Out of the dark
She was Yve Williams, beauty journalist, until a lucrative publishing deal turned her into Alex Barclay, international thriller writer. Bernice Harrison meets a new Irish scribe.
Alex Barclay's is the sort of success story that budding writers cling to. Two years ago, in her spare time between day jobs as a journalist and an advertising copywriter in Dublin, she wrote three chapters of a novel. Not knowing anyone in publishing, she thumbed through the Writers and Authors Yearbook - a sort of Yellow Pages for writers - picked a London agent at random, sent off her few pages and kaboom, uber-agent Darley Anderson not only took her on but whipped up an international bidding war, bagged her a lucrative two-book deal with a major publisher and went on to sell the rights all over the world (the publication date in America has just been set for next year and it has just been translated into French and Japanese).
More to the point - and this is what really pleases her - since its publication here and in the UK earlier this month, reviewers have been lathering on the superlatives, because Barley's novel, Darkhouse, is a tightly plotted, sharply clever and pleasingly gruesome crime thriller.
The central character is New York cop Joe Lucchesi who is being hunted down by a vengeful and deeply twisted serial killer. The action is set mostly in a fictitious lighthouse village in the southeast of Ireland, with flashbacks to New York and Texas. "I've since read somewhere that flashbacks are a no-no, so it's good I didn't know that when I started out," says the DCU journalism graduate whose giddy laugh is so infectious it jars with her new day job, which involves researching and imagining the deep dark sides of human nature.
Her book is a rare read, in that it captures the gritty realism and pace which is essential for a gripping thriller and mixes it with a vividly realised Irish location and cast of characters. It's not often, even in blockbuster fiction, that an NYPD cop and a smalltown garda get to share a crime scene.
In this chick-lit age, the bloody business of catching a serial killer is not quite what you might expect from the one-time fashion and beauty editor of the RTÉ Guide. Alex Barclay isn't even her real name. "When I started writing I thought that I'd always be working as a journalist and a copywriter so I wanted to keep things separate," she says of her decision to write under a pseudonym. "Alex Barclay seemed like the sort of strong name that a thriller writer might have." The Guide's readers, who followed her tips about hemlines and eyeshadows, would be more familiar with her real name, Yve Williams.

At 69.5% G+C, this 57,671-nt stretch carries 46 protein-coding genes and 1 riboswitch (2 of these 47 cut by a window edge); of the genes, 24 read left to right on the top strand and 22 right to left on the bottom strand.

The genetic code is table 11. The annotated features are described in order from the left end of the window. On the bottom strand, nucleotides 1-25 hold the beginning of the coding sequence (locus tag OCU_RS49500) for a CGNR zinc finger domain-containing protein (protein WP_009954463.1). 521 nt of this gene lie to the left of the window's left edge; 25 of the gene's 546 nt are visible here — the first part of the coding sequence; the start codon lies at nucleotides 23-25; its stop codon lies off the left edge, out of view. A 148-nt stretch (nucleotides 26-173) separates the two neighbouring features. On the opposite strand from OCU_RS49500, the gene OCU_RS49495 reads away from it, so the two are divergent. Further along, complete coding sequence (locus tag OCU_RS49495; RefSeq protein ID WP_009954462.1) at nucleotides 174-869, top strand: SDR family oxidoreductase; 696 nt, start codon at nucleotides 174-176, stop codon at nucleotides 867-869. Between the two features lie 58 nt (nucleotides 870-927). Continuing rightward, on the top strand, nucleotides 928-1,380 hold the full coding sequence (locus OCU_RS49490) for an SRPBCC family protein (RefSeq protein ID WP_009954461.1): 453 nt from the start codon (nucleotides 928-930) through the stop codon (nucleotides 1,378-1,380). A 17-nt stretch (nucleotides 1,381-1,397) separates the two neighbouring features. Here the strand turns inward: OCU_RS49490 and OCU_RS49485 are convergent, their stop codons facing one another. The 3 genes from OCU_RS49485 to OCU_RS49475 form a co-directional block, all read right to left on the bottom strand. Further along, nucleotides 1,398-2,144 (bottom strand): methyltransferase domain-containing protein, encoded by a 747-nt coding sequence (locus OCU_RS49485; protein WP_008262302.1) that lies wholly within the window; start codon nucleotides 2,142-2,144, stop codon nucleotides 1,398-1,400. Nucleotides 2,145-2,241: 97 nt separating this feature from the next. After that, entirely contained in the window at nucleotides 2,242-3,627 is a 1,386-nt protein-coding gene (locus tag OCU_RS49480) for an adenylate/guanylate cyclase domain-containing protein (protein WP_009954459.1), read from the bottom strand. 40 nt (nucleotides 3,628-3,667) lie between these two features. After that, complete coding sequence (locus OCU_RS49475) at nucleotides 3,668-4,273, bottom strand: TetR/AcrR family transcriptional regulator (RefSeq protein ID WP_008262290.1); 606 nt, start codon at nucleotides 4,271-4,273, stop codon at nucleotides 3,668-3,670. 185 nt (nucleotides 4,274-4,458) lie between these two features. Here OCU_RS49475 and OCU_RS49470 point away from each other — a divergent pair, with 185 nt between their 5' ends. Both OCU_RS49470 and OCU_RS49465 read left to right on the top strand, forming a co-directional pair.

Originally from Bayside on Dublin's northside, the 31-year-old is a study in singlemindedness. Getting an agent turned out to be the easy part; actually finishing Darkhouse involved six months of living away from home both writing and researching - tricky when you're a self-confessed homebird who was rarely apart from husband Brian Williams, an advertising commercials director whom she married when she was 25.
"I found that I simply couldn't write in our house, so I took myself off on my own to rented holiday homes all around the country for weeks at a time," she says adding that in the past two years she has stayed in Sue Booth-Forbes's place "around 10 times". "It's an extraordinary place," she says of the largely undiscovered writers' and artists' retreat, Anam Cara, in west Cork. "The atmosphere in the house really makes you produce good work."
As a reader who devoured thrillers (John Lehane and Henning Mankel being particular favourites), Barclay knew that the genre succeeds or fails on the quality of the research, and in Darkhouse it is meticulous and wide-ranging.
Lucchesi's wife, a style journalist, is working on a project to restore a lighthouse so Barclay, herself something of a lighthouse fanatic, picked the brains of a lighthouse expert and restorer in Australia "by e-mail - we still haven't met".
Another on the long list of experts she consulted was the state pathologist Dr Marie Cassidy. "I think she's been asked for advice by lots of other writers," she says. "She was incredibly helpful on verifying my crime scene details."
Barclay's next novel once again features the handsome, slightly troubled NYPD cop Joe Lucchesi and is set in New York. She spent two months there with her husband last summer gathering research for the book, provisionally called The Caller. When the round of publicity for Darkhouse is finished this week, she'll be heading off again alone to an anonymous rented house somewhere or other to knuckle down to the business of finishing the new book.
Writing under a pseudonym means that she doesn't get the thrill writers talk about of going into a bookshop and seeing her name in bold type on the spine of a book. "I don't care about that," she says, "It's all about telling stories that are in my head; that's why I write."
Alex Barclay's Darkhouse is published by HarperCollins,€14.60